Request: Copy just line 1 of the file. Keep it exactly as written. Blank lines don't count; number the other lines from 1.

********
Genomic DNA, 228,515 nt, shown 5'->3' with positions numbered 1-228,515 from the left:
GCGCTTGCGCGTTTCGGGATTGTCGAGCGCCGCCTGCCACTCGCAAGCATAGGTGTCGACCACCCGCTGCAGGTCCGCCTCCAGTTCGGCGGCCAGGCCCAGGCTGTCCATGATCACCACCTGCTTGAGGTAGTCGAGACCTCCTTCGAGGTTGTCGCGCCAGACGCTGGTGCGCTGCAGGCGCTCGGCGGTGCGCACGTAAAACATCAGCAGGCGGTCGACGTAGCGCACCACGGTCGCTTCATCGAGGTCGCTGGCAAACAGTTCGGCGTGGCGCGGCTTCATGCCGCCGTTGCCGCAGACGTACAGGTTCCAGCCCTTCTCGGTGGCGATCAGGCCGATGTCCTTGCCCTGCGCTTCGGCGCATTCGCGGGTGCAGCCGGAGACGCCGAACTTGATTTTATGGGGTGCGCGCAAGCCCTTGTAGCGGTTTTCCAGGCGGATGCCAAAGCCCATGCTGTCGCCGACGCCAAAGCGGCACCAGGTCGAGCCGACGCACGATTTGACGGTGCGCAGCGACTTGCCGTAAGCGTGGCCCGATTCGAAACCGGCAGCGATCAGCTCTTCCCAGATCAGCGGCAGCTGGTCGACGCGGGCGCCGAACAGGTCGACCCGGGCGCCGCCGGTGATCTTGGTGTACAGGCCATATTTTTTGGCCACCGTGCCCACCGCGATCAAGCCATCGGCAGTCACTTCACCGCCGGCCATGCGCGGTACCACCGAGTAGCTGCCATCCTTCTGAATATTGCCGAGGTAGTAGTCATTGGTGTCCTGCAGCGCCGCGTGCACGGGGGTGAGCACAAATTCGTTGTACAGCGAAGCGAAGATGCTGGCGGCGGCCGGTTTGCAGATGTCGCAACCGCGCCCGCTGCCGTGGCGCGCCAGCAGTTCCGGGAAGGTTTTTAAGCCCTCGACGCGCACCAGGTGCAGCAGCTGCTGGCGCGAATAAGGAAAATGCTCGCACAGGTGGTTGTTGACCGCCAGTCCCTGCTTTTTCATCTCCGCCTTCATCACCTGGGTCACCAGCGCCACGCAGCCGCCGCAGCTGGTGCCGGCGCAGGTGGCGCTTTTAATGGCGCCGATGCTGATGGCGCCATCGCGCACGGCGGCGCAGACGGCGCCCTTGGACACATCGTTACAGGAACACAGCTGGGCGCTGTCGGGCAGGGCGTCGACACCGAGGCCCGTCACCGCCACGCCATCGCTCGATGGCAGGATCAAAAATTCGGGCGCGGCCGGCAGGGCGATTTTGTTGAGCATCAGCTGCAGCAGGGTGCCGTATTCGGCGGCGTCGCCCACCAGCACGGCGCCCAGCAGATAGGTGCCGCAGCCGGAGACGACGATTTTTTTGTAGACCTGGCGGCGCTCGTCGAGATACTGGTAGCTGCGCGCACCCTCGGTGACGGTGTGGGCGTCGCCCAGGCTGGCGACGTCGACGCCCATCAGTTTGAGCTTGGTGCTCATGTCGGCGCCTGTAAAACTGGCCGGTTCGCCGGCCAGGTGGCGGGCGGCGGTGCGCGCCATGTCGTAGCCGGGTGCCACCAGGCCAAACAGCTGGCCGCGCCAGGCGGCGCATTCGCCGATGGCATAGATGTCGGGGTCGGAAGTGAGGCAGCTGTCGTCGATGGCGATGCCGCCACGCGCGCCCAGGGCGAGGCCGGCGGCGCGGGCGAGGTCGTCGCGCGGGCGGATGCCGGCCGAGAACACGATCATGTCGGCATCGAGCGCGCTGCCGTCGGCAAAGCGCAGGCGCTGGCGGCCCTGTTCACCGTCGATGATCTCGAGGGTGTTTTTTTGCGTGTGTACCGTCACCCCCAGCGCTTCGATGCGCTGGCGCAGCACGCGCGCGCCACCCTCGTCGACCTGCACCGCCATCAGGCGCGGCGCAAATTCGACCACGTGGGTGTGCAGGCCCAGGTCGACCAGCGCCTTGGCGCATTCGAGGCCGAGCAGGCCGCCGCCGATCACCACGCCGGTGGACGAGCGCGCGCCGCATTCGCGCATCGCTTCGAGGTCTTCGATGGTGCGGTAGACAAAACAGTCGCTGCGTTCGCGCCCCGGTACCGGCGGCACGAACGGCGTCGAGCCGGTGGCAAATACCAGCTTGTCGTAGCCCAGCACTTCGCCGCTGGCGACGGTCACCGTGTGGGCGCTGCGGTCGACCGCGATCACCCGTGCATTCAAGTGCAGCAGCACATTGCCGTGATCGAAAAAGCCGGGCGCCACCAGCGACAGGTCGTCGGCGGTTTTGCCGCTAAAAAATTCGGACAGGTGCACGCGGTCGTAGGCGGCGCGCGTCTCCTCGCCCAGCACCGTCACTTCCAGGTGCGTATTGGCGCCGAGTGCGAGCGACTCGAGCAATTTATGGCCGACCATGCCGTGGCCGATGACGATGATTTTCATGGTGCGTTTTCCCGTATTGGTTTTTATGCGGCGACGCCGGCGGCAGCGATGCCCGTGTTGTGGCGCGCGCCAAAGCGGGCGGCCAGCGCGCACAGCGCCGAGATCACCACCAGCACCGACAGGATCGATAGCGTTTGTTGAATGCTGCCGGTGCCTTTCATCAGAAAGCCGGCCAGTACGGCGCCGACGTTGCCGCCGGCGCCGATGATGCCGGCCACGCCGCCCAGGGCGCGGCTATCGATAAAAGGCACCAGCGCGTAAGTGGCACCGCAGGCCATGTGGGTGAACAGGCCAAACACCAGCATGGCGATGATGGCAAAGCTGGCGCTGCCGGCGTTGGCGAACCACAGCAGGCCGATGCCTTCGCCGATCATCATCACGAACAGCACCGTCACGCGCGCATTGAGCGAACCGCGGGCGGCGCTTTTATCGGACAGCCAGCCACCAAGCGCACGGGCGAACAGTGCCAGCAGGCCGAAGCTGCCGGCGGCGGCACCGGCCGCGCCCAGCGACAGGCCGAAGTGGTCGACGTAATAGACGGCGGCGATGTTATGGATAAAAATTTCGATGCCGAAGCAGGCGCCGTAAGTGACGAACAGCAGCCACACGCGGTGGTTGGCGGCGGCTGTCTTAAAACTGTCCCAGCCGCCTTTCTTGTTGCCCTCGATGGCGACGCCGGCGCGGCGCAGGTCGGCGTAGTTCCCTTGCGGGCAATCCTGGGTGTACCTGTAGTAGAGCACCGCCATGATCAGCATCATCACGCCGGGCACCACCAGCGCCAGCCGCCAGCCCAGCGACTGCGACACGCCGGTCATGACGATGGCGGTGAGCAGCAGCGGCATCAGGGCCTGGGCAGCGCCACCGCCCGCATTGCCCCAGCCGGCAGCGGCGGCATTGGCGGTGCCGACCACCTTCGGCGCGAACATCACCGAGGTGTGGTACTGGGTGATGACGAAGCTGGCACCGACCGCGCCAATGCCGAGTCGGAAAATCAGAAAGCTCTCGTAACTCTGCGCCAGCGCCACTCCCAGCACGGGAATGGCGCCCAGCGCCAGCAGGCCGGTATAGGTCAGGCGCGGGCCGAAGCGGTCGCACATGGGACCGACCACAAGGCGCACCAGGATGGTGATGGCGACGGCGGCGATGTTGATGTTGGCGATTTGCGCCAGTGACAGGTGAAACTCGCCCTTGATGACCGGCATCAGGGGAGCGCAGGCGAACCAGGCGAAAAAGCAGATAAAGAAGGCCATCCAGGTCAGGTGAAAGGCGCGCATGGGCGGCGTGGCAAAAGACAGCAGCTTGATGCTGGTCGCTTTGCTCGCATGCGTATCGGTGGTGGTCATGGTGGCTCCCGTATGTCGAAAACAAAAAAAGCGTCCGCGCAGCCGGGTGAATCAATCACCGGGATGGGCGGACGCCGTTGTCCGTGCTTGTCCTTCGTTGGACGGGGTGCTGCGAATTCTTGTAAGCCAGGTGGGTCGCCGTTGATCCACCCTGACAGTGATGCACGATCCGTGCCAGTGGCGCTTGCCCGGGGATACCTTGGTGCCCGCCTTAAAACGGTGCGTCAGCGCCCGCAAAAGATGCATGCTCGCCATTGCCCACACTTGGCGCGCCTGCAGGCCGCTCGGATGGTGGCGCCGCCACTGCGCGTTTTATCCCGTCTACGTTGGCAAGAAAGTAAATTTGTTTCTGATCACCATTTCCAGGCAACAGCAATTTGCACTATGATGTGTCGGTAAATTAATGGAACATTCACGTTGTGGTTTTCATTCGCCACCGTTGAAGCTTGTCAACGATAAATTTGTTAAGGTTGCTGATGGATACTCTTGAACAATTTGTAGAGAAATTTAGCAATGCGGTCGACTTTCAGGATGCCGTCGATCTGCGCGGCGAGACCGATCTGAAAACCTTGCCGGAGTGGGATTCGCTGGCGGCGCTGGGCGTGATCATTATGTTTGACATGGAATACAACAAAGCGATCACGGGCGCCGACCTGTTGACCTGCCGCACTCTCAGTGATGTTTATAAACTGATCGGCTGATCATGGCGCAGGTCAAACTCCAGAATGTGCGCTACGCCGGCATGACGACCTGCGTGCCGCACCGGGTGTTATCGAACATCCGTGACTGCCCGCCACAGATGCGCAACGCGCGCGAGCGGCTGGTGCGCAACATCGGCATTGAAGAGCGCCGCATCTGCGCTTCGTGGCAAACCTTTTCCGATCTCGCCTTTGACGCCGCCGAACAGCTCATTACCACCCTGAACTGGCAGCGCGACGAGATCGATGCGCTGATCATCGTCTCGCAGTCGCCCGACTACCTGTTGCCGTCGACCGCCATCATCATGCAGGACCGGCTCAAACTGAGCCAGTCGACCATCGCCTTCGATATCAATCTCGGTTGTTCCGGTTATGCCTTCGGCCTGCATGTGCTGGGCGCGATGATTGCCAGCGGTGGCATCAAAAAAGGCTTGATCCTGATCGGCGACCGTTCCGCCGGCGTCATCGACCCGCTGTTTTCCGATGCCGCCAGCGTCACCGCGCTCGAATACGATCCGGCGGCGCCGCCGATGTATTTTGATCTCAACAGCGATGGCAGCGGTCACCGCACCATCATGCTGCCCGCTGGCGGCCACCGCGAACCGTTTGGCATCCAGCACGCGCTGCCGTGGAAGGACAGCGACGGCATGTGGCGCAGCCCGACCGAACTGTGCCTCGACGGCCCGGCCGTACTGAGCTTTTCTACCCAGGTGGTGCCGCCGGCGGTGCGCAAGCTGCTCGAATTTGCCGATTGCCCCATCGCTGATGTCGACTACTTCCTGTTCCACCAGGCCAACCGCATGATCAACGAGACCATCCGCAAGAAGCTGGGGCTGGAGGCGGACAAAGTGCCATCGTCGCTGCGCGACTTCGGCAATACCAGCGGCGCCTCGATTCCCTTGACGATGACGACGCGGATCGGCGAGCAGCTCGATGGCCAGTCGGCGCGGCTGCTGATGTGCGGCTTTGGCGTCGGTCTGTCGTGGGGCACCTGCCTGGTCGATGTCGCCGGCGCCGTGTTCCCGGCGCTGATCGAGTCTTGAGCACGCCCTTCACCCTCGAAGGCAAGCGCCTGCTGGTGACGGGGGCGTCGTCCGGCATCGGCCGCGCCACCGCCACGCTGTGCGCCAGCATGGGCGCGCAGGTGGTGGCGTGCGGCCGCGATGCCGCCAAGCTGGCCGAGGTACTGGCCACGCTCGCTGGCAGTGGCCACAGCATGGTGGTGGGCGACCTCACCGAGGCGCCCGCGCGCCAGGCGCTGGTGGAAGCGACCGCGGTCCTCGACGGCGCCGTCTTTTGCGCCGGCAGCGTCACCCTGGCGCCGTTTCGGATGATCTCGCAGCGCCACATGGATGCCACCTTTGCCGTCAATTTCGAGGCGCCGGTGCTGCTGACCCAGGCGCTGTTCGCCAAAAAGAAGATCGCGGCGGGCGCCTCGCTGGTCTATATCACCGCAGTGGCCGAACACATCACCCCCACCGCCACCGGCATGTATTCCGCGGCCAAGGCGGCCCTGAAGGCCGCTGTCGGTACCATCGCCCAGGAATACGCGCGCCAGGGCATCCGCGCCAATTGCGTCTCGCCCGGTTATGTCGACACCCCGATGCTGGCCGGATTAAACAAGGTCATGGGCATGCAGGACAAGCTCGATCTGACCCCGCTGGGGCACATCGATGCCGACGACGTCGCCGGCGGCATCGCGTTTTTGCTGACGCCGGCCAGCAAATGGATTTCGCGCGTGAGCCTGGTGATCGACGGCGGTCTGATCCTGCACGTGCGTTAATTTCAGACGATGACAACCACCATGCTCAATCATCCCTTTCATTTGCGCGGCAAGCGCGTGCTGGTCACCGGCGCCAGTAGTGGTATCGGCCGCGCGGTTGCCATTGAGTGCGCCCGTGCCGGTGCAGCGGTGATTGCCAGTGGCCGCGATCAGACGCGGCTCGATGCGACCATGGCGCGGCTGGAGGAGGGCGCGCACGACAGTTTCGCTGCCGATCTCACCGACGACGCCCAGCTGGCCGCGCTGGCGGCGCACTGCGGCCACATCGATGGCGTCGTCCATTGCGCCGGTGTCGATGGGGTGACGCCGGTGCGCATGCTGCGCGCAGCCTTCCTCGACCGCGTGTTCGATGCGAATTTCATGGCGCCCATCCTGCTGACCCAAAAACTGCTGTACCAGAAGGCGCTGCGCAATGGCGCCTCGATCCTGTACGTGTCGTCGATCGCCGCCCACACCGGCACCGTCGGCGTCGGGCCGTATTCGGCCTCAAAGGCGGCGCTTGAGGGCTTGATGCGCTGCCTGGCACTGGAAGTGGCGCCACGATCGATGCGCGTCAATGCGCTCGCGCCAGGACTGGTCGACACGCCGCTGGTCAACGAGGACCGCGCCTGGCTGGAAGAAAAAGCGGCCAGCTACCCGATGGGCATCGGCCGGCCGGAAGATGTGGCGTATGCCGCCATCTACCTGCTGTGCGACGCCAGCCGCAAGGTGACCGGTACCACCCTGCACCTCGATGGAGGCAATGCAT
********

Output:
Genomic DNA, 228,515 nt, shown 5'->3' with positions numbered 1-228,515 from the left: